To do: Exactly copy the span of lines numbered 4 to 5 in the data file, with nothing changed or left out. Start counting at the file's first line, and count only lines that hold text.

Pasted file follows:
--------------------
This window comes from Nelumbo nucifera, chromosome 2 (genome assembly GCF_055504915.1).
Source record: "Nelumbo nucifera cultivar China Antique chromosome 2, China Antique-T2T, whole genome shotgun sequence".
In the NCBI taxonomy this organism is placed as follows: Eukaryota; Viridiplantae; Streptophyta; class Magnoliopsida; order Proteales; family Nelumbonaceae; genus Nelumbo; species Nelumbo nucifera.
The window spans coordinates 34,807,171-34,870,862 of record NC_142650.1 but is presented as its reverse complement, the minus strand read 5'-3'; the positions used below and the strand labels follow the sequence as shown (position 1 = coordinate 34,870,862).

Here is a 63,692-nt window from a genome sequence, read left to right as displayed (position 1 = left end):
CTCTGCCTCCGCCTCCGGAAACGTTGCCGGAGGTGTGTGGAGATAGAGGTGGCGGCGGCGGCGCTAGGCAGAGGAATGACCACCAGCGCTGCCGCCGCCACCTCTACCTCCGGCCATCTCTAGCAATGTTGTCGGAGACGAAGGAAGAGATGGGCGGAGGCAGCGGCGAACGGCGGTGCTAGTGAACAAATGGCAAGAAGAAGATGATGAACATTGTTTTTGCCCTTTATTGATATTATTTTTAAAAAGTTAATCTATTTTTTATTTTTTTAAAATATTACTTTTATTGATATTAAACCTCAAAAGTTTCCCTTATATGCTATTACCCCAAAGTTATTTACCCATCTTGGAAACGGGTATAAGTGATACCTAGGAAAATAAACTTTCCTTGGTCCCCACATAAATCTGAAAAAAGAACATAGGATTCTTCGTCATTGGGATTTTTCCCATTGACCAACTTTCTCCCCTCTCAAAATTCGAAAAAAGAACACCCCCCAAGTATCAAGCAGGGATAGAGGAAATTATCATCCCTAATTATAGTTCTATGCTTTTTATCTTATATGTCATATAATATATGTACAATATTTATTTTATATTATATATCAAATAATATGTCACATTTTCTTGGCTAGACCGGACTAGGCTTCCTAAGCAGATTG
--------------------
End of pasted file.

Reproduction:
The window spans coordinates 34,807,171-34,870,862 of record NC_142650.1 but is presented as its reverse complement, the minus strand read 5'-3'; the positions used below and the strand labels follow the sequence as shown (position 1 = coordinate 34,870,862).

Here is a 63,692-nt window from a genome sequence, read left to right as displayed (position 1 = left end):